Because I haven't added salt to this stock as I make it, it does generally need a bit of salt for use later on, otherwise the taste is off. I generally add the salt to taste when I'm cooking with the stock later. Like in our risotto that is the usual follow on from making stock. I'm making some tonight, I might get some photos of that to add here too because the recipe is so tasty and with homemade stock it is even better than normal risotto. So. Much. Flavour. 

Here are pictures of said stock before and after heating. I particularly love that you can see the layer of solidified fat on the top. 

stock topwarm stock

*celery contains mannitol but I've found that I tolerate it okay in stock. If you are on elimination, give it a miss.

Monday, October 14, 2013

Making garlic oil -FODMAPs recipe

garlic oil close up

I love garlic. With a passion. Alas, garlic does not love me. The belly is most unhappy if I eat too much of it. Too much can be quantified as some these days. So I make garlic oil to use in all my dishes that need a bit of a garlic flavour to help enhance the flavour of my meals. 

I thought it might be something that others might enjoy/find useful so I thought I'd write it down for future reference. 

It's also important to not leave cloves of raw garlic infusing in oil as you would with other infused oils. There is a risk of botulism. Which is why you do the following:
  1. Get 100ml or so of your oil of choice and put it in a pan
  2. Add a few cloves of garlic. If you need specifics, add 5
  3. Fry those little cloves until they are nice and brown, 5-10 minutes is recommended to kill off bacteria, nice and hot. 
  4. Let the oil cool and then remove the cloves and decant your oil into an old oil bottle that you have sitting around. Obviously you can use any container you want, but we go through olive oil relatively quickly, so we have a bottle set aside reasonably frequently
  5. Profit!  and/or garlic oil for your consumption and delight
garlic oil

Swedish word/phrase of the week

Väl och ve 

Translation: well being
Literal translation : well and woe

In my class last week we were reading various excerpts from letters to the editor and working out whether they were argumentative texts or not. One thing that stood out as something I didn't know was the phrase väl och ve. As you can see above, it translates to well being. But the literal translation is well and woe. I like that idea. It encompasses the idea of well being in English. The idea that it encompasses all of a life, the good and the bad. The general state of someone's life. Both the good, well and the bad, woe. Fabulous.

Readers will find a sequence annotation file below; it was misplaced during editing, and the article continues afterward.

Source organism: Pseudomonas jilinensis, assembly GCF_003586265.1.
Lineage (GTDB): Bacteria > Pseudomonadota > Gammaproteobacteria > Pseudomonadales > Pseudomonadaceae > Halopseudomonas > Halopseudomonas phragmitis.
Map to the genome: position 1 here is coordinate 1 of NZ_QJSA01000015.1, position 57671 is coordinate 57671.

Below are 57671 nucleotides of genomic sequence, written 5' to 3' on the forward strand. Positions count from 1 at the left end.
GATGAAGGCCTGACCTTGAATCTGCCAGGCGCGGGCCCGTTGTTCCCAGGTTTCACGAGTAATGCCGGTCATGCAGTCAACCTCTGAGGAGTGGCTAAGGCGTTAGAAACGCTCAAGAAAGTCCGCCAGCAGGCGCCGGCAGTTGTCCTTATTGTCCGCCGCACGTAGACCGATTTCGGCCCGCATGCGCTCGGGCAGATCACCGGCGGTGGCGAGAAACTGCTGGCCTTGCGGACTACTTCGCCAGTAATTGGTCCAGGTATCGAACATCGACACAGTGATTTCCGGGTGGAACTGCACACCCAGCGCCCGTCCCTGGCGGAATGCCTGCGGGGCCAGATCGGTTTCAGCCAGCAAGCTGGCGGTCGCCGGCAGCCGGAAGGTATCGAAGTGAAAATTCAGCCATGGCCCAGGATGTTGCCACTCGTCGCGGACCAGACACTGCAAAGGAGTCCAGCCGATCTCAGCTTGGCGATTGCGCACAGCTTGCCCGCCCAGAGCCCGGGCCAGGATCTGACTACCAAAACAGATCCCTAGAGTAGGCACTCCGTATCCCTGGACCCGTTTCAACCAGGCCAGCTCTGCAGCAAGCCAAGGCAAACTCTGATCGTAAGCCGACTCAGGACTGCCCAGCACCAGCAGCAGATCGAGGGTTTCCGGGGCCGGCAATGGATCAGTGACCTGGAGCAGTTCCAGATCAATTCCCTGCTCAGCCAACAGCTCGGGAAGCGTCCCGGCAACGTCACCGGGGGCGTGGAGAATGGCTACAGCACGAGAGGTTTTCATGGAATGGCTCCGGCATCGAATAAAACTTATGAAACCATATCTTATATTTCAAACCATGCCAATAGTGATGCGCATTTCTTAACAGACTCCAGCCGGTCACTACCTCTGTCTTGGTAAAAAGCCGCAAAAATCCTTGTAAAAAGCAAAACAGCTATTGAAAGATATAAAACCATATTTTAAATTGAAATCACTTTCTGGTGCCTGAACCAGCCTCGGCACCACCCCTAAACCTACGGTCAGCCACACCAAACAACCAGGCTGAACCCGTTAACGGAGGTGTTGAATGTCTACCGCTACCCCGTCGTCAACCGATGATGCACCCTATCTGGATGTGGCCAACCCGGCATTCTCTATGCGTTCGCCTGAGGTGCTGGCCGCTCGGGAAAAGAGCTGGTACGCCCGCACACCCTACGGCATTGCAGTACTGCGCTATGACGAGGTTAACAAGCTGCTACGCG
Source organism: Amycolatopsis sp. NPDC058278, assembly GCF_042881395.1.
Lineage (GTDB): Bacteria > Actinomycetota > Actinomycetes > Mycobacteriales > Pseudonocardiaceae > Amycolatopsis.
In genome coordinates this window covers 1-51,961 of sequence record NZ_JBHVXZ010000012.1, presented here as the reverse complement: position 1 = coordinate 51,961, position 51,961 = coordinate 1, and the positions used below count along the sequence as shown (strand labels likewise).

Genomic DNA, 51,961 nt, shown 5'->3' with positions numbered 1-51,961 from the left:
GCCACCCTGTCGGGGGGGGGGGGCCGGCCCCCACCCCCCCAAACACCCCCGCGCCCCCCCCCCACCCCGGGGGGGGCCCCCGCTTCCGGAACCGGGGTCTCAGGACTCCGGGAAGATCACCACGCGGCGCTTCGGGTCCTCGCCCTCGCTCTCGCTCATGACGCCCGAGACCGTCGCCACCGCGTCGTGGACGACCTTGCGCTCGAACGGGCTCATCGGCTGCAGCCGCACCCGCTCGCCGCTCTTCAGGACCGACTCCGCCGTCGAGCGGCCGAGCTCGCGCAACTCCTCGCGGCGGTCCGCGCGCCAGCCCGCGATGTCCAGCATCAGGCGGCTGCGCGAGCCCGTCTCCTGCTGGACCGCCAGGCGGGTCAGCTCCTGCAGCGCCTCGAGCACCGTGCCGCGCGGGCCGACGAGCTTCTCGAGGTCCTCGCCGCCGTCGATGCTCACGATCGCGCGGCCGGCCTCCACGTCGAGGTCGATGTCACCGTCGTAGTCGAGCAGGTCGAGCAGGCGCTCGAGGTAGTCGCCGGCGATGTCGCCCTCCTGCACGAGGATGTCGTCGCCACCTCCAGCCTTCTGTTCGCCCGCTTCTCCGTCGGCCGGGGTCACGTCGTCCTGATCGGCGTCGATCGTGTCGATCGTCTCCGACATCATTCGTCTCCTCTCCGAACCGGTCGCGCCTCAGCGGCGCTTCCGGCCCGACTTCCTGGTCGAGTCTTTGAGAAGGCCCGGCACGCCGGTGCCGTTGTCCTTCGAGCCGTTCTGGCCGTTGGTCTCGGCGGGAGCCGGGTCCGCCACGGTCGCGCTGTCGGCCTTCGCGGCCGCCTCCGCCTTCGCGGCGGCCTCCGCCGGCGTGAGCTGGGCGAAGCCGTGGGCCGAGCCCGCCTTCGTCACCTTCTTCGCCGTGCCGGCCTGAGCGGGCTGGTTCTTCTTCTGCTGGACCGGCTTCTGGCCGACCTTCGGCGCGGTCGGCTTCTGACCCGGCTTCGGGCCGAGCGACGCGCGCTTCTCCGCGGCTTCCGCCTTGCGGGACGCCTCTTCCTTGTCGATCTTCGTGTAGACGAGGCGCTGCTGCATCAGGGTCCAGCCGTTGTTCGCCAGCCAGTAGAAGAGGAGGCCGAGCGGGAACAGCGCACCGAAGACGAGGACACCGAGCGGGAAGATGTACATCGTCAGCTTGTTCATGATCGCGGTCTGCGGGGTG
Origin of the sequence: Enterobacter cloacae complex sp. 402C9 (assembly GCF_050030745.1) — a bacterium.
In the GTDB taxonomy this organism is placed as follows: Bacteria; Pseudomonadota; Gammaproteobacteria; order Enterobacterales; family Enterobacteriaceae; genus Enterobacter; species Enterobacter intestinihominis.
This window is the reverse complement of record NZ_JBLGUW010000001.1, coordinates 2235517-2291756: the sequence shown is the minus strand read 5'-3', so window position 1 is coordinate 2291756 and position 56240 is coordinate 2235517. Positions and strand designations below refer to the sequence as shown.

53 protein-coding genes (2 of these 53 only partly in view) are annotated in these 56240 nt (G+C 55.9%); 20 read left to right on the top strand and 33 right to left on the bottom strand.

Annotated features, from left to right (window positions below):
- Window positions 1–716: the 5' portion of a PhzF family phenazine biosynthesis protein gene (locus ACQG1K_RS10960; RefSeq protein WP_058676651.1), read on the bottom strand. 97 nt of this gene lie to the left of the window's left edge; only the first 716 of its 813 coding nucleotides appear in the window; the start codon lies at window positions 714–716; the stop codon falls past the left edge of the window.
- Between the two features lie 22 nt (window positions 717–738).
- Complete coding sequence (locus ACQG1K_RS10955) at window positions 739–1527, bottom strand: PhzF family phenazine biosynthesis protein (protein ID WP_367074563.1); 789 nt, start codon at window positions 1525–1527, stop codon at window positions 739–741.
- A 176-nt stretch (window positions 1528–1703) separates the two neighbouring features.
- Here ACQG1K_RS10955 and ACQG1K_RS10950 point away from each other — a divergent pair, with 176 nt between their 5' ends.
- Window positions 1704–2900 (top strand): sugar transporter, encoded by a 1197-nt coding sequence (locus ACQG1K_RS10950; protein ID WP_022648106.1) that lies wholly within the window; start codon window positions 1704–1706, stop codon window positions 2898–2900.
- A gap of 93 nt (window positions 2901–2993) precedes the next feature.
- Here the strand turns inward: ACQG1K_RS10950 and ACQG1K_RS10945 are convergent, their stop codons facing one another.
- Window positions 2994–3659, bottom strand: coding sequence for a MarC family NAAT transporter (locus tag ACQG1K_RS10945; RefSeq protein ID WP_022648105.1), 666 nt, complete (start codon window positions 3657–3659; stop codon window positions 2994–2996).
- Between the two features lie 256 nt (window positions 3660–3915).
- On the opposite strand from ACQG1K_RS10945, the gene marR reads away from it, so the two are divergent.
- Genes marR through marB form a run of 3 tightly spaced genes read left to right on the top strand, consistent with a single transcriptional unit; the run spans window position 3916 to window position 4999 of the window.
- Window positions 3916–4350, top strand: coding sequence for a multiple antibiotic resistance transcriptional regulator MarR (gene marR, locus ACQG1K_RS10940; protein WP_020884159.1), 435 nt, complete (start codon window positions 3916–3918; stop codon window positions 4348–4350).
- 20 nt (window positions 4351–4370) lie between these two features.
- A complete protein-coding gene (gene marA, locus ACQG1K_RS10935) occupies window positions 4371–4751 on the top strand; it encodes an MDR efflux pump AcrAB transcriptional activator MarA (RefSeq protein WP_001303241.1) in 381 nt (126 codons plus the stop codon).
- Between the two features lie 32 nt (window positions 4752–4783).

Swedish continues to be interesting to me as a language, but I have the worst time with the verb ska. I will, however, attempt to mistress it before I've finished my course for this year. 

Thursday, October 10, 2013

Elmer dress and red puerperium cardi for Bean

My brother and his wife had their first baby in July this year. They had a little girl who I'm going to nickname Bean. My brother was here not too long before Bean was due because he needed to get his visa for Ethiopia renewed. His wife is Ethiopian and they were living there until quite recently. 

I sent him home with a number of different things for her, but these two stood out as my favourites. 

I made a Geranium dress from, and the fabric I chose reminded me of Elmer the elephant. So I called it the Elmer dress. 

Here it is:

elmer dress

And I used three different buttons from TWO's stash of buttons that she plays with to put on the back. My brother helped me choose which ones to use. 

elmer dress reverse

Added to the 'outfit' for bean I made a puerperium cardigan, which is perfect for newborns and a really fun knit. I have made many many of these as will become evident as I get them all up on the blog. 

red puerperium 3

And a closeup of the buttons that TWO helped to choose at her favourite shop at the local square, the wool shop with the wall of buttons.

red puerperium2

I made it in 100% alpaca yarn from drops design. I love that yarn. It's so soft and warm. I have a pair of socks that sadly got felted in the wash that were made with that yarn and they were incredible to wear. Super soft and super warm. *drool*

I was lucky enough to see photos of Bean wearing said outfit after she was born and I'm so glad it suited her. Now I have to get busy and make her another one for when we visit them all in Australia early next year.